Could bacteria banish your blemishes?

As if our teenage years weren’t painful enough already, acne was a not-so-welcome addition to the party for about 80% of us over this period. Magazines and school friends provided a continual source of tips and tricks to get rid of those pesky pimples: whether it’s drinking more water or using a blemish-busting face cream, there seems to be an ever-growing list of miracle cures for acne, but one remedy certainly does not fit all. While acne is by no means a life-threatening condition, it can wreak havoc on an individual’s self-esteem, and has been associated with the development of anxiety, and even depression.

While the build-up of bacteria often bears the brunt of the blame for acne, a new study from UCLA reveals that not all the bacteria on our faces are the bad guys; in fact, some may actually help to improve our skin, while others could make it worse. Having the wrong type of bacteria on our skin is something I’m sure we never even thought about. Before we discuss this further, let’s go back to basics…

How do we get spots?

Acne vulgaris, to give acne its full name, is officially the most common skin condition encountered by doctors, and there are four changes to think about when we’re trying to understand how acne develops:

hair follicle

Normal and clogged hair follicles, courtesy of youngwomenshealth.org

1. Sebum production. Sebum is the natural oil produced by our own skin and hair. Before puberty begins, the glands that produce sebum (the sebaceous glands) get much bigger, so we end up producing a lot more of it (and not just on our face: our chest and back produce a lot more too). Seemingly, the more sebum  our skin produces, the worse our acne gets.

2. Follicular hyperkeratinisation. While this sounds horrendously complicated, it’s just a process that clogs up our pores, or the follicle opening, when we couple it with the production of high levels of sebum.

3. Colonisation of the sebaceous gland by Propionibacterium acnes (P. acnes). Our sebaceous glands are one of the favourite hiding places of a bacterial species called P. acnes: living in the sebum-rich follicles mean that the bacteria have a constant supply of nutrition, as it can break these lipids into a food source with ease.

4. Bacteria behaving badly. Unfortunately, these bacteria aren’t always well-behaved: they release substances called proinflammatory mediators and free fatty acids into the surrounding area of the skin that irritate it and cause it to become inflamed.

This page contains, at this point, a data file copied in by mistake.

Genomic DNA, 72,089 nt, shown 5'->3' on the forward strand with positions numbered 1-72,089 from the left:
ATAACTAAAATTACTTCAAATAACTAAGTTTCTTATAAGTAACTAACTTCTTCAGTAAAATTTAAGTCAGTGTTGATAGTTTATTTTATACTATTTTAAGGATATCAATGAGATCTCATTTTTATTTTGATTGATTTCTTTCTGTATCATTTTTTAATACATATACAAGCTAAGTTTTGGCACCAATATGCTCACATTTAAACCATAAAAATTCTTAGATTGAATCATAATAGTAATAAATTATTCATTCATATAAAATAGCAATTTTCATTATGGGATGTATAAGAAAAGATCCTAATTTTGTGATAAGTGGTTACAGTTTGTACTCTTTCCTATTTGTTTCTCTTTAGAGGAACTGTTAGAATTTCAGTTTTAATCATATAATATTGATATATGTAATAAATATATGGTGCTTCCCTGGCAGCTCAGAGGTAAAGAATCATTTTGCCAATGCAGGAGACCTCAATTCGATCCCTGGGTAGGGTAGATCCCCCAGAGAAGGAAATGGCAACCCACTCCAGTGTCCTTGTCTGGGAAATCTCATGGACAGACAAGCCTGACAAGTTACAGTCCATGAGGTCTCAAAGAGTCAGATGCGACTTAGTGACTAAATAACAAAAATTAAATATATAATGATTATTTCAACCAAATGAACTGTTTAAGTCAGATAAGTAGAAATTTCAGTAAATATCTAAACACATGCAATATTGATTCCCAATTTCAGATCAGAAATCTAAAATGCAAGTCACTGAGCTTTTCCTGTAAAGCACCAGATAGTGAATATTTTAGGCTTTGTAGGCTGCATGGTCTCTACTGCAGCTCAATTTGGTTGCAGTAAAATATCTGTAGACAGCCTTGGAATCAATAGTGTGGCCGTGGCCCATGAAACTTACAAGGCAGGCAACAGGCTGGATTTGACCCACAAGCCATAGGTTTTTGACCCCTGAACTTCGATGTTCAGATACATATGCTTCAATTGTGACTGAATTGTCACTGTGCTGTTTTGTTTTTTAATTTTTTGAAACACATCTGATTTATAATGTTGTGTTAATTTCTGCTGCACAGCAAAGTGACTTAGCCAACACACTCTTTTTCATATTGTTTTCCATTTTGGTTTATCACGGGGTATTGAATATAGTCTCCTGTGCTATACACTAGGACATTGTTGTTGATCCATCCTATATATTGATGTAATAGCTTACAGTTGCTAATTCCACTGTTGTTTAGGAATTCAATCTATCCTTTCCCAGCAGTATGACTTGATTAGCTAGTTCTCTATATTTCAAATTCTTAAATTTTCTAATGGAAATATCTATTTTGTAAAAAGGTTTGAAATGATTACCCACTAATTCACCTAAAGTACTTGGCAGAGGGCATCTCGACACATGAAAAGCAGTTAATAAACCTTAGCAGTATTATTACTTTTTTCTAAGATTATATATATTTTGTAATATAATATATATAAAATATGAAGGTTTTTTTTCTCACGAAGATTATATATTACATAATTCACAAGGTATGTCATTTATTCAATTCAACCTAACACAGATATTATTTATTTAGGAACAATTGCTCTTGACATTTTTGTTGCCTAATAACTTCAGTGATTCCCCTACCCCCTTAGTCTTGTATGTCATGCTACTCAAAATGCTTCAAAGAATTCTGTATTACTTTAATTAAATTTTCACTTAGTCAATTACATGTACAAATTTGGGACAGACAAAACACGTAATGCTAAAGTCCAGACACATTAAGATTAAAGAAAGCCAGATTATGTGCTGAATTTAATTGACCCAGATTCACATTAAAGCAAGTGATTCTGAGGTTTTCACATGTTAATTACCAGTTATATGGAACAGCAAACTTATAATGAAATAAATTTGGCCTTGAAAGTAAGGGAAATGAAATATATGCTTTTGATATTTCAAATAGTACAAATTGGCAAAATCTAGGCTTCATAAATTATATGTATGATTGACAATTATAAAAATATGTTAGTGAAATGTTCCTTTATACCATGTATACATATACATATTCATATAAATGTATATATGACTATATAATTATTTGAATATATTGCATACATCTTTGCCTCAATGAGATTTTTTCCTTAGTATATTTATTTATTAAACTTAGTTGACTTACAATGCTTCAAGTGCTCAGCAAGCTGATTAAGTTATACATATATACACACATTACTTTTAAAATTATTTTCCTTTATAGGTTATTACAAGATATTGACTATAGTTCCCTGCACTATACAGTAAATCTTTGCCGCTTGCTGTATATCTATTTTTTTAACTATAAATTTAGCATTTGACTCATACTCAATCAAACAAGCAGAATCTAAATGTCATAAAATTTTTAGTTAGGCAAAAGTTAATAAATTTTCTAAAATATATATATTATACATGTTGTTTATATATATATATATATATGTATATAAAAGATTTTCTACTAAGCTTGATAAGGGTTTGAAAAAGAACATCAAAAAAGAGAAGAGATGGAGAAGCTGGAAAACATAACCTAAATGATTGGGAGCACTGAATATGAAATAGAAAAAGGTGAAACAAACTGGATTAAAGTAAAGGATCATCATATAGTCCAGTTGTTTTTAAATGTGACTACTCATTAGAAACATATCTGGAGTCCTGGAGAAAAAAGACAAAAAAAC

How could bacteria help me?

Now, back to the bacteria. Before this paper was published, we didn’t really know anything about specific strains of P.acnes found on the face. A different strain of bacteria is the same species, but has slightly different characteristics due to the development of mutations in its genes. So while some of these bacterial strains contribute to acne, not all are to blame for it; some seem to be associated with having clear skin. A sheep in wolf’s clothing, if you will.

The study of 101 people (52 with clear skin, 49 with acne) wanted to investigate if there were any differences between the bacterial hitch-hikers on a clear-skinned person compared to one with acne. The bacteria were collected using pore strips, and a quick analysis of the DNA revealed 66 new strains of P. acnes which were previously unknown. Three strains were of particular interest: RT4 and RT5 seemed to be associated with acne, while RT6 was found to be “enriched”  in people with clear skin. It was found that RT6 lacked some of the genetic elements that make some other strains more problematic.

What the group haven’t worked out yet is why there are differences in the bacteria we carry, and we can’t exactly prove that these bacterial strains are making acne worse. This doesn’t detract from the fact that these are some very strong associations, and hopefully future research can tell us a bit more.

So what do you think? I do wonder what we can actually do these results; while finding a way to administer these bacteria may seem like a bit of an oddity, if snake venom is good enough for anti-ageing, then I’m sure some face-friendly bacteria may be finding their way into the shops sooner than you might think…

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